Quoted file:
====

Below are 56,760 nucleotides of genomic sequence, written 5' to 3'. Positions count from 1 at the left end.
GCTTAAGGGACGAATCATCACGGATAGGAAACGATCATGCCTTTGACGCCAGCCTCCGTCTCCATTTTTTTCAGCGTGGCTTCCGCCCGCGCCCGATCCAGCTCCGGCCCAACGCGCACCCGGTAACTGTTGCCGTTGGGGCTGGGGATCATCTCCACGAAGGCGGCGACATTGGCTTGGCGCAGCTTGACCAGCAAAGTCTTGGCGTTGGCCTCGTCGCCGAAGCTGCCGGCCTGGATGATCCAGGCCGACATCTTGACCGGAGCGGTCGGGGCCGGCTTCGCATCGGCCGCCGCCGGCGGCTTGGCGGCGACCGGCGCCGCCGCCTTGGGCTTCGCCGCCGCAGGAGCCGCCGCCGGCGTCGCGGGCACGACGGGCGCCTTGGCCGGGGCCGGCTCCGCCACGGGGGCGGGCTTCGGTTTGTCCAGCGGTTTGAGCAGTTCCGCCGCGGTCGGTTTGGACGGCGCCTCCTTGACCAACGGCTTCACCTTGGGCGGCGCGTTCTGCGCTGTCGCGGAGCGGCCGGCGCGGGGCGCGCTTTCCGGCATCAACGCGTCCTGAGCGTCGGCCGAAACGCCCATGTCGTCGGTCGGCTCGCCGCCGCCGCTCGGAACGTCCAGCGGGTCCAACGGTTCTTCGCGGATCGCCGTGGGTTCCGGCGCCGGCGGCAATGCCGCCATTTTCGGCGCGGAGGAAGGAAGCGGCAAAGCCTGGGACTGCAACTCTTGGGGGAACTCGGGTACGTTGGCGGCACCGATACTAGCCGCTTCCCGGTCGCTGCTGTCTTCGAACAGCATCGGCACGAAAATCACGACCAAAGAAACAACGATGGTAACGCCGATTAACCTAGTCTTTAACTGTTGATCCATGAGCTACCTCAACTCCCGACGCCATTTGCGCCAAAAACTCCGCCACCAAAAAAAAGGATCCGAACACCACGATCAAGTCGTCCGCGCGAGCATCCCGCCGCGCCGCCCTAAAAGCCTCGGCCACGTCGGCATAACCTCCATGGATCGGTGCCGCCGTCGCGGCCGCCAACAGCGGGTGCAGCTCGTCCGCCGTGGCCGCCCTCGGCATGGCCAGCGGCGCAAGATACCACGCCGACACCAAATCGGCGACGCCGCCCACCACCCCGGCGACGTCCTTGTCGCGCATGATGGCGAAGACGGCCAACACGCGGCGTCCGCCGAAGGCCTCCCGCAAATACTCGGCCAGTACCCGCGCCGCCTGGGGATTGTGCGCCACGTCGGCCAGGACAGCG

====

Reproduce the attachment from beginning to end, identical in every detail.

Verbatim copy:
Below are 56,760 nucleotides of genomic sequence, written 5' to 3'. Positions count from 1 at the left end.
GCTTAAGGGACGAATCATCACGGATAGGAAACGATCATGCCTTTGACGCCAGCCTCCGTCTCCATTTTTTTCAGCGTGGCTTCCGCCCGCGCCCGATCCAGCTCCGGCCCAACGCGCACCCGGTAACTGTTGCCGTTGGGGCTGGGGATCATCTCCACGAAGGCGGCGACATTGGCTTGGCGCAGCTTGACCAGCAAAGTCTTGGCGTTGGCCTCGTCGCCGAAGCTGCCGGCCTGGATGATCCAGGCCGACATCTTGACCGGAGCGGTCGGGGCCGGCTTCGCATCGGCCGCCGCCGGCGGCTTGGCGGCGACCGGCGCCGCCGCCTTGGGCTTCGCCGCCGCAGGAGCCGCCGCCGGCGTCGCGGGCACGACGGGCGCCTTGGCCGGGGCCGGCTCCGCCACGGGGGCGGGCTTCGGTTTGTCCAGCGGTTTGAGCAGTTCCGCCGCGGTCGGTTTGGACGGCGCCTCCTTGACCAACGGCTTCACCTTGGGCGGCGCGTTCTGCGCTGTCGCGGAGCGGCCGGCGCGGGGCGCGCTTTCCGGCATCAACGCGTCCTGAGCGTCGGCCGAAACGCCCATGTCGTCGGTCGGCTCGCCGCCGCCGCTCGGAACGTCCAGCGGGTCCAACGGTTCTTCGCGGATCGCCGTGGGTTCCGGCGCCGGCGGCAATGCCGCCATTTTCGGCGCGGAGGAAGGAAGCGGCAAAGCCTGGGACTGCAACTCTTGGGGGAACTCGGGTACGTTGGCGGCACCGATACTAGCCGCTTCCCGGTCGCTGCTGTCTTCGAACAGCATCGGCACGAAAATCACGACCAAAGAAACAACGATGGTAACGCCGATTAACCTAGTCTTTAACTGTTGATCCATGAGCTACCTCAACTCCCGACGCCATTTGCGCCAAAAACTCCGCCACCAAAAAAAAGGATCCGAACACCACGATCAAGTCGTCCGCGCGAGCATCCCGCCGCGCCGCCCTAAAAGCCTCGGCCACGTCGGCATAACCTCCATGGATCGGTGCCGCCGTCGCGGCCGCCAACAGCGGGTGCAGCTCGTCCGCCGTGGCCGCCCTCGGCATGGCCAGCGGCGCAAGATACCACGCCGACACCAAATCGGCGACGCCGCCCACCACCCCGGCGACGTCCTTGTCGCGCATGATGGCGAAGACGGCCAACACGCGGCGTCCGCCGAAGGCCTCCCGCAAATACTCGGCCAGTACCCGCGCCGCCTGGGGATTGTGCGCCACGTCGGCCAGGACAGCG